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Thursday, September 17, 2009

Sailing a Ship on an Alien Sea. Your Astronomy Moment of the Day.

We could have a capsule sailing an extraterrestrial sea as soon as 2022, if a team of researchers can convince NASA to try sailing a boat on an alien world.

Ellen Stofan, a planetary geologist at Proxemy Research in Maryland and an honorary professor at University College London is suggesting NASA do just. She is leading an effort to design and propose a low-cost mission to Titan, one of Saturn's moons.

Sailing — But Not In Water

Titan is the only place in our solar system other than Earth known to have lakes on its surface, Stofan says.

The liquid isn't water, of course. Temperatures on icy Titan reach minus 290 degrees Fahrenheit. The lakes are actually liquid methane and ethane.

Here on Earth, methane is an odorless gas. But on Titan, methane acts just like water acts on Earth. Methane forms clouds in the atmosphere. It rains down on to the surface and forms rivers, lakes and seas.

This radar image taken by the Cassini Space Probe in July 2006 of Titan, one of Saturn's moons, provides evidence that it is covered by large bodies of liquid.

Titan's Great Lakes

A few years ago, the Cassini spacecraft sent back radar images of the north pole of Titan, and those pictures showed evidence of hundreds of lakes. Some of them are large — the size of North America's Great Lakes.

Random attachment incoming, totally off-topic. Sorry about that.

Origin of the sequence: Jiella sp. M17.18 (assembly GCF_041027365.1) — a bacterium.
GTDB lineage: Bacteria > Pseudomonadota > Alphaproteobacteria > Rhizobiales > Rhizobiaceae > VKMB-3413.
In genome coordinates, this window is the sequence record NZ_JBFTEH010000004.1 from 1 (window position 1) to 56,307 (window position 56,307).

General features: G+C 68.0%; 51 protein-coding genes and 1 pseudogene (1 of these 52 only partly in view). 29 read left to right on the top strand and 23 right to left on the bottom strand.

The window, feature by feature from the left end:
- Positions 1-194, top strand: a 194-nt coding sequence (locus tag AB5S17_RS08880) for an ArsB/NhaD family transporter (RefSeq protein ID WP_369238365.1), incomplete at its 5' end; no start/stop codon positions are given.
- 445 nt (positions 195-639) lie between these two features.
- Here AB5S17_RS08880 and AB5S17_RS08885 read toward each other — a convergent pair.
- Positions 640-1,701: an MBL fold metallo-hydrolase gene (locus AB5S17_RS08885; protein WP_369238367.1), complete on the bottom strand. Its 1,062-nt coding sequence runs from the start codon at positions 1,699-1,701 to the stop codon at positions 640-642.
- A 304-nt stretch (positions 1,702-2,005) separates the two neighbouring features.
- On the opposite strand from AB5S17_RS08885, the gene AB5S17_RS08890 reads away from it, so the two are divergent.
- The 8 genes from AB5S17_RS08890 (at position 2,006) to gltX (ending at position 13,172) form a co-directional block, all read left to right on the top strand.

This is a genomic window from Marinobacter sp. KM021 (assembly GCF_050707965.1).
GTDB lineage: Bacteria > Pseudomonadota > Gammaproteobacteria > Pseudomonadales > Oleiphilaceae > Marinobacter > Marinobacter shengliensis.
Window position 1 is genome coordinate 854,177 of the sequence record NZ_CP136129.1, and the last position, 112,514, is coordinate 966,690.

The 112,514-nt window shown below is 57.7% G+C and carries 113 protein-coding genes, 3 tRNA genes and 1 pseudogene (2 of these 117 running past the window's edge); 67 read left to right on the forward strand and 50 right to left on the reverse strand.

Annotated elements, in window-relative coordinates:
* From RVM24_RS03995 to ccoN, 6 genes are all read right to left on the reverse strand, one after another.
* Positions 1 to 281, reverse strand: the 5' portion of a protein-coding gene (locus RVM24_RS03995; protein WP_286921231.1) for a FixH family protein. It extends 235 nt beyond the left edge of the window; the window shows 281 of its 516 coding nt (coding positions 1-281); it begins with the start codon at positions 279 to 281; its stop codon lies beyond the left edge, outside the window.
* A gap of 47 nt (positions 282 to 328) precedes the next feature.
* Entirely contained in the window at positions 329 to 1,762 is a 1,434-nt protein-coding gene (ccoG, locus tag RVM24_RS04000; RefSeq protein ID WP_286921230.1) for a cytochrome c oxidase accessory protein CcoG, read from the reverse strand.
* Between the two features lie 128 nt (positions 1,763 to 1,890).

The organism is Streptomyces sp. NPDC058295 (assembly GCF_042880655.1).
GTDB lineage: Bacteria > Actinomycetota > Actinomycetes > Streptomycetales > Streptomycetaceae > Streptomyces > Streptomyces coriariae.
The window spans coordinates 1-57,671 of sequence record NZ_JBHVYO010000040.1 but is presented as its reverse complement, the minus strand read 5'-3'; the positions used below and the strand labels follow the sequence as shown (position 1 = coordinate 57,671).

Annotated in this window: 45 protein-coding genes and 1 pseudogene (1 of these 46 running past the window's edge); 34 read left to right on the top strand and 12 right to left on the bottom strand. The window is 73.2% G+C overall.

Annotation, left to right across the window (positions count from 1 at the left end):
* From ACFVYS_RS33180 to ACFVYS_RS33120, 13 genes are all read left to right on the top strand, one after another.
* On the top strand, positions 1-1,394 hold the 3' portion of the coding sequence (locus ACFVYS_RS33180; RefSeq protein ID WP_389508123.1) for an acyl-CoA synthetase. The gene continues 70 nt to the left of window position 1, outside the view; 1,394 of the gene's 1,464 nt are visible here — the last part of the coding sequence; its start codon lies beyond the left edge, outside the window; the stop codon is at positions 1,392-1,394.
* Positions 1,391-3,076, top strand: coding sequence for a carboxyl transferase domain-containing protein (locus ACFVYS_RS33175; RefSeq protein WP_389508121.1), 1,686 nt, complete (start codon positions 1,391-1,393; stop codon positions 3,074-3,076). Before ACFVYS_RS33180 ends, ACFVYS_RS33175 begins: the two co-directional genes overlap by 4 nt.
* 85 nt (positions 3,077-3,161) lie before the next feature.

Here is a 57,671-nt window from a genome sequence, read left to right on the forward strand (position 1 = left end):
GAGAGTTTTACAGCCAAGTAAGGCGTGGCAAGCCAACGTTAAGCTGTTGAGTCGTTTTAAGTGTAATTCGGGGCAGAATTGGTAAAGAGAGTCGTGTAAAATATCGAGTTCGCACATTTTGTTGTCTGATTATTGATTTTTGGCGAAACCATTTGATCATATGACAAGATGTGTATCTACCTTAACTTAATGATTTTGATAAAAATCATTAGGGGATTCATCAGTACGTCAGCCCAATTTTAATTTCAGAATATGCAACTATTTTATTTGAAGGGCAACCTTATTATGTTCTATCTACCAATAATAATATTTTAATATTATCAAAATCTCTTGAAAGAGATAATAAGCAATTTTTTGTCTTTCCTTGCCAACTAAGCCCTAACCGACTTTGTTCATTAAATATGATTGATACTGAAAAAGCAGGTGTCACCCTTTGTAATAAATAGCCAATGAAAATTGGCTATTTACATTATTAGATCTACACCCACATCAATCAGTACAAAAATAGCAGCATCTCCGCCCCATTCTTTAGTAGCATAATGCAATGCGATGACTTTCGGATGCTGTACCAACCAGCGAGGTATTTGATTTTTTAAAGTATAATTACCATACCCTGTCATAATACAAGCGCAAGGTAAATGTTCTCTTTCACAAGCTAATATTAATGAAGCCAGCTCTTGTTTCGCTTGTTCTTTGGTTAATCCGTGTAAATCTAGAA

One of the large lakes — either Ligeia Mare or one called Kraken Mare — would be the target for a probe that would splash down and float around, according to the plan that Stofan is working on with some other Titan experts.

And that would be something new. In the past, space exploration has been done with spaceships that orbit planets or fly by them, or with probes that land on a planet's surface and maybe drive around, like the Mars rovers.

Floating Space Capsule

The "boat" or "lake lander" that Stofan is designing with her colleagues would not look anything like the ships used to explore Earth back in the days of Christopher Columbus or Ferdinand Magellan.

"It's certainly not going to look like what most people conceive of a boat looking like," says Stofan. "It'll look more like a little capsule that floats." She says it will drop straight into the sea. It will have a mast, "but that's just to hold a camera. We don't have a sail," she says.

Titan's wind will push this capsule around the lake. The probe could drift for months. It would have a small, nuclear-powered engine. And it could shout its data directly back to Earth.

There's no danger of a shipwreck, according to Stofan. Titan's lakes have waves, but probably just gentle ones — unless there's a storm. Still, even that doesn't worry her. "In fact, we'd love for that to happen, to be able to return an image showing a rainy day on Titan and to see those methane raindrops falling down into the lake," she says. "The wind might kick up a little, but nothing as violent as sort of the tropical storms and hurricanes we get here on Earth."

Eventually, she says, the ship might just run aground in a muddy beach and get stuck.

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